Since 1977, the Northern District Court Historical Society has been protecting and enlivening the rich judicial history of the court. From the Chinese Exclusion Laws to Patty Hearst to cutting-edge technology disputes, the Northern District has been in the thick of the some of the thorniest problems and most interesting events in California history.
Two Supreme Court Justices; four former White House Counsel; a former Solicitor General; Pulitzer Prize- winning authors; a NYT Supreme Court Correspondent; and a host of local and national legal luminaries—these have been the guest speakers for the Northern District Court Historical Society.
Your membership includes a free copy of our book The Court that Tamed the West.
The Historical Society has written, published, and/or collaborated on a number of excellent books covering important topics in the history of Northern California and its federal district court. We are pleased to offer Historical Society books for sale through our online bookstore.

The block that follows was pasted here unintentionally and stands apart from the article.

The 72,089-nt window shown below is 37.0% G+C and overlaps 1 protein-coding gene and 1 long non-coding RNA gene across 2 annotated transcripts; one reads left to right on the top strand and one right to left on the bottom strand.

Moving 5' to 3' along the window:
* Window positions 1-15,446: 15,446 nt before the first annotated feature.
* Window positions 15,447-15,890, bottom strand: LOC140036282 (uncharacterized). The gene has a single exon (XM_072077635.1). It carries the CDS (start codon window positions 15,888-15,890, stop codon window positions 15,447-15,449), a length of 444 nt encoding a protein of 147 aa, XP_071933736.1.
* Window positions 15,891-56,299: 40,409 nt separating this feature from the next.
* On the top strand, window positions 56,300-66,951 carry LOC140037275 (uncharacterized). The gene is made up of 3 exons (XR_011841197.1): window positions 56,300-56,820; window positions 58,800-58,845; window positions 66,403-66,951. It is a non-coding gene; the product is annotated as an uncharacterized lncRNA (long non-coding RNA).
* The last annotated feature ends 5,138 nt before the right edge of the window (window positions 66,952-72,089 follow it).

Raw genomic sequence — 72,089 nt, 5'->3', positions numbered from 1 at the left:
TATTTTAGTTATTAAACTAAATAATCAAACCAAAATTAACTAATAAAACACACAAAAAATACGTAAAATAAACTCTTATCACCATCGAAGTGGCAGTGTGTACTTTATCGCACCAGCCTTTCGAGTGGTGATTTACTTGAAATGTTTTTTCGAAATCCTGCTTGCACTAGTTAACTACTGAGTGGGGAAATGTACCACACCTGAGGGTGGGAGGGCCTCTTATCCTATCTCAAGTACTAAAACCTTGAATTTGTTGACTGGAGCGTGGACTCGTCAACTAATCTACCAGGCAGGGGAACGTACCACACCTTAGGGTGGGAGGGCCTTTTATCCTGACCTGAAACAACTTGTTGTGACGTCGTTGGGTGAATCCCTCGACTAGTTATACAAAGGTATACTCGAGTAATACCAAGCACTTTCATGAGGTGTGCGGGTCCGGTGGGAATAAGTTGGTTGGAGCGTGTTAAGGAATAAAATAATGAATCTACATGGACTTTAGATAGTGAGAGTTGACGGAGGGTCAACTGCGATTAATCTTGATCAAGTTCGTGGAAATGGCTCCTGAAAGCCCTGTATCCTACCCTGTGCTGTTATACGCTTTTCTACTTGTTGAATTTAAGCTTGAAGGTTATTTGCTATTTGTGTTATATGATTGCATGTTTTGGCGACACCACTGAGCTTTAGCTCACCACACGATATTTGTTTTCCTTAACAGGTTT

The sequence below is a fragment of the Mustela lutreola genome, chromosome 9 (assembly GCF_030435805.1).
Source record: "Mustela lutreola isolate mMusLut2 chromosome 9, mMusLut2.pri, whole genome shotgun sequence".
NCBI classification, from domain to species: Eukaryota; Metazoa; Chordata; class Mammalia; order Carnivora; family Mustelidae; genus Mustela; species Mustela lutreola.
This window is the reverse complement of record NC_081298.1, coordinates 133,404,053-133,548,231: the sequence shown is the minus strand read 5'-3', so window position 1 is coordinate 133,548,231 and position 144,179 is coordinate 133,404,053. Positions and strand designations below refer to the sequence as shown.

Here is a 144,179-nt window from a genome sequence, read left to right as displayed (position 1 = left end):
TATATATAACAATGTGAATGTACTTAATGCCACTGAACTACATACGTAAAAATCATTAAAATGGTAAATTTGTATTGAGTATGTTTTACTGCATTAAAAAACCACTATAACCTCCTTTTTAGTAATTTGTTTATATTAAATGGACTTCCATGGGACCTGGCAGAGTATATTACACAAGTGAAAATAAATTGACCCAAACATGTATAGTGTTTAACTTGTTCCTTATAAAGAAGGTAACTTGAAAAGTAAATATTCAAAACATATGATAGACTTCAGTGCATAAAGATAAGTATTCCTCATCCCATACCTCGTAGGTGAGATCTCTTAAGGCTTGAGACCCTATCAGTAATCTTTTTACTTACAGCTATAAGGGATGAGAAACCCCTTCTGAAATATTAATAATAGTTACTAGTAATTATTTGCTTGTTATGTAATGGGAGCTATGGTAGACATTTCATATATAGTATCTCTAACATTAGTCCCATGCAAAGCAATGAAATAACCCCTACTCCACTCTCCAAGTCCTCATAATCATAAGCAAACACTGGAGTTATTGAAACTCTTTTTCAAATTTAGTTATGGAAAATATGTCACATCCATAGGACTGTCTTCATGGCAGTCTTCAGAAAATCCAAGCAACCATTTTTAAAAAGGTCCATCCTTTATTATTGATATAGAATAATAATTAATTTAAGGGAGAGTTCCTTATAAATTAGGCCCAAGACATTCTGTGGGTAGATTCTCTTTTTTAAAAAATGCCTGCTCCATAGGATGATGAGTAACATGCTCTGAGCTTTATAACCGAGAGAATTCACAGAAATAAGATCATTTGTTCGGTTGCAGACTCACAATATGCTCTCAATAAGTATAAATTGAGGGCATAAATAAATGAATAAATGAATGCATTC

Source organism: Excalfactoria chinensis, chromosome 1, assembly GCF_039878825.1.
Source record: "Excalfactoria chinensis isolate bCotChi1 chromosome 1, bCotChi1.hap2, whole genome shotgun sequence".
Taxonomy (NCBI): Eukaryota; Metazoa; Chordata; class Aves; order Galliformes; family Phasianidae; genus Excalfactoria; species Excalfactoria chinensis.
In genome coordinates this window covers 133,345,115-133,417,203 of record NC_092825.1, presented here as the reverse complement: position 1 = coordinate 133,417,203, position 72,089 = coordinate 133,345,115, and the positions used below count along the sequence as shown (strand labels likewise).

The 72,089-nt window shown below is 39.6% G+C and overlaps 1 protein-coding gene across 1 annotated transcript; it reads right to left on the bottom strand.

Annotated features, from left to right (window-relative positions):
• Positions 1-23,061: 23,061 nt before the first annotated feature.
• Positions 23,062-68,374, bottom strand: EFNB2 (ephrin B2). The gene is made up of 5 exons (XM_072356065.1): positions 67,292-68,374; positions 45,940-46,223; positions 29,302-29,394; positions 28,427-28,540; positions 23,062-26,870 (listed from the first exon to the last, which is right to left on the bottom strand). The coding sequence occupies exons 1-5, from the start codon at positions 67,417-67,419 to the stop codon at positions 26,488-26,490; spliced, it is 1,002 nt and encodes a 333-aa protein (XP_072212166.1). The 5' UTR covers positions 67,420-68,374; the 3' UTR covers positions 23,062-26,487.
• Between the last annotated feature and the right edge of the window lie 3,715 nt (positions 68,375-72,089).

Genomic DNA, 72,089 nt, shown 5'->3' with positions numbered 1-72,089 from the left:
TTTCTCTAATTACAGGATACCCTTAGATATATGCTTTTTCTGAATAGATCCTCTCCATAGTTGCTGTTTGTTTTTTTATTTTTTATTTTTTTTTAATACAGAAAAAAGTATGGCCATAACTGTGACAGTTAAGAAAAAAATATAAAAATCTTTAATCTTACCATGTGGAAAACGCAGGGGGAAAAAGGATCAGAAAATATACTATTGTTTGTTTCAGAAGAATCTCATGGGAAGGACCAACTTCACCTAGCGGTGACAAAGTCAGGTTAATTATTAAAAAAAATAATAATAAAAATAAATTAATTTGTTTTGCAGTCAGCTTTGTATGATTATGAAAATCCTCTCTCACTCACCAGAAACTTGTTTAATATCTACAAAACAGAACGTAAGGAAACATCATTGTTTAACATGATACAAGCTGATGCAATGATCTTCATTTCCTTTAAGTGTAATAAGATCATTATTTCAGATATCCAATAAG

The Northern District Historical Society has been collecting the oral histories of judges to gain insight on their significant contributions. The project’s purpose is to create an archive of primary data so that future generations will be able to study how—and by whom—governing decisions were made. For more information, please see the Oral Histories page.
Spectacular images of Coit Tower’s famous murals now grace the courtrooms of the U.S. District Court in San Francisco. Hallway display cases feature miniature reproductions, along with the story behind each mural and a biography of the artist who created the original.
The San Francisco Fire Department hired no black firefighters before 1955, allowed no women to apply before 1976, and hired no women firefighters until late 1987. Today, the uniformed force includes approximately fifty percent minorities and fifteen percent women — and is led by a female Chief. What is the story behind this dramatic shift in the number of women and minorities in the SFFD?